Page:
I work for an international medical imaging company by day, and we frequently have installations (with lots of free foam) Unfortunately 99% of that foam seems to be sonically transparent, and definitely only a firetrap... The only type I found working properly is a kind of foam rubber used for supporting very heavy shock sensitive parts. An easy way to check your free foam... Keep it next to one of your ears and listen for a difference. If you can still hear properly though the foam, you can make your assumptions as to it's sonic absorbency. Like trying to mop up some spilled coffee with a feather duster. Since setting up my project studio I find myself listening to stuff, as you would smell stuff. Stick your ear against it. That's how I found the Oasis block to be so effective. I once stuck one against my ear and had that "Air sucked out of my ears" feeling, you so eloquently described above. If I had enough money I would cover my booth's walls with the stuff. But then again, the sound of a live booth is a bit easier to use for an amateur vocalist - not so intimidating. Happy foam hunting!

Free Foam?

  • picothinker
  • 08/22/07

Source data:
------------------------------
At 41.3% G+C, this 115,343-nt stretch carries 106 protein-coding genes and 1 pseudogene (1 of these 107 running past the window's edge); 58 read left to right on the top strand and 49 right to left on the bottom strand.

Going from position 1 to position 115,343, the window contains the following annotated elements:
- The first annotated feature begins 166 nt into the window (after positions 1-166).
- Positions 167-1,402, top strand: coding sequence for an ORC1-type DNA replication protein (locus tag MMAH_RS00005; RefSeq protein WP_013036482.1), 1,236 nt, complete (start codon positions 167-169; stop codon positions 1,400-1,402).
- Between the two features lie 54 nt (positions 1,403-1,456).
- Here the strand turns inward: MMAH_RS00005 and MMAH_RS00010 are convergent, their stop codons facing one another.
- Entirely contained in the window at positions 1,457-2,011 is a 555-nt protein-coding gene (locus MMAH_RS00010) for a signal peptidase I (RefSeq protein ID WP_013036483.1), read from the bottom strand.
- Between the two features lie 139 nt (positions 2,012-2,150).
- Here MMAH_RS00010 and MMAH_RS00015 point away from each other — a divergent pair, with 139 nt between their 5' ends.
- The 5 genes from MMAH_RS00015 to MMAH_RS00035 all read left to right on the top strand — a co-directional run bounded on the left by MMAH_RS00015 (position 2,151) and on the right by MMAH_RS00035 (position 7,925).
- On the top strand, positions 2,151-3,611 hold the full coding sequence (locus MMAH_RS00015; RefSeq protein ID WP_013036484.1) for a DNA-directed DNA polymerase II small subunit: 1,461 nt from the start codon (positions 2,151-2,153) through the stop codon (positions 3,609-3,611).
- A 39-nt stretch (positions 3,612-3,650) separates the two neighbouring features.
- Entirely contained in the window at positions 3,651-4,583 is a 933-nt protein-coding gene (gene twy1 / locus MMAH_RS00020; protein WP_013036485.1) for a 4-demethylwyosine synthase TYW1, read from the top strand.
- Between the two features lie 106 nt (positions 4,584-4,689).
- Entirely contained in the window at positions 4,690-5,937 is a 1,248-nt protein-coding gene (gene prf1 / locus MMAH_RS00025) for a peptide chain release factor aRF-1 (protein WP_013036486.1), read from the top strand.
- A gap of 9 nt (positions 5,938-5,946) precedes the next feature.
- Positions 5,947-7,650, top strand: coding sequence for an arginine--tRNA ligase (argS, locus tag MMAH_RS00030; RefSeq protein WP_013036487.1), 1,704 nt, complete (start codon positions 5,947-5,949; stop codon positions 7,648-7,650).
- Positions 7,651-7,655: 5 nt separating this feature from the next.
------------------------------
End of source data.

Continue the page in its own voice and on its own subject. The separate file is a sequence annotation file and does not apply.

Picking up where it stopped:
• Sun, 03/09/2008 - 06:07
Thanks for the lead, I will try to get some. Also in my quest for acoustic treatment info? I found a good post. They point out that a good source for egg-carton foam is a Best Buy, Circuit City, or any big consumer electronics retail chain. Just go up to them and tell them you are a home studio owner and ask them to save you some foam. The post I was reading said that in two days he got enough to cover everything he needed. I am _very_ sure this is not proper acoustic foam. If you cover your room in it, you are both making it a firetrap and not doing the best for sound treatment. But hey, it's free, and free can be better than nothing. I am considering trying to get enough to roll/glue it up in big cylinder. If I can stand them up in the corners it may be a bass trap of sorts. In my control/mixing room I am currently using old office cubicle walls stood up in corners, and have foam triangles for the wall/ceiling corners. The cube walls aren't really tall enough, and a roll of free foam may help/improve things. I also read and found http://www.foambymail.com/Products.html Some are saying that it is Auralex type acoustic foam, just cheaper than anyone else. EDIT: After further reading I find many people saying that foambymail.com products seem to be fradulent. I cannot verify this via any experience. I noticed that they also sold mattress foam. These guys seem to be on it: http://www.gearslutz.com/board/studio-construction-acoustics/

USA blankies

  • Quentin Harley
  • 05/24/07
  • Mon, 03/03/2008 - 12:20
http://ntmxn.en.alibaba.com/product/50017819/203144064/Moving_blankets_pads/moving_pad.html These should do it...

Blankets

  • Quentin Harley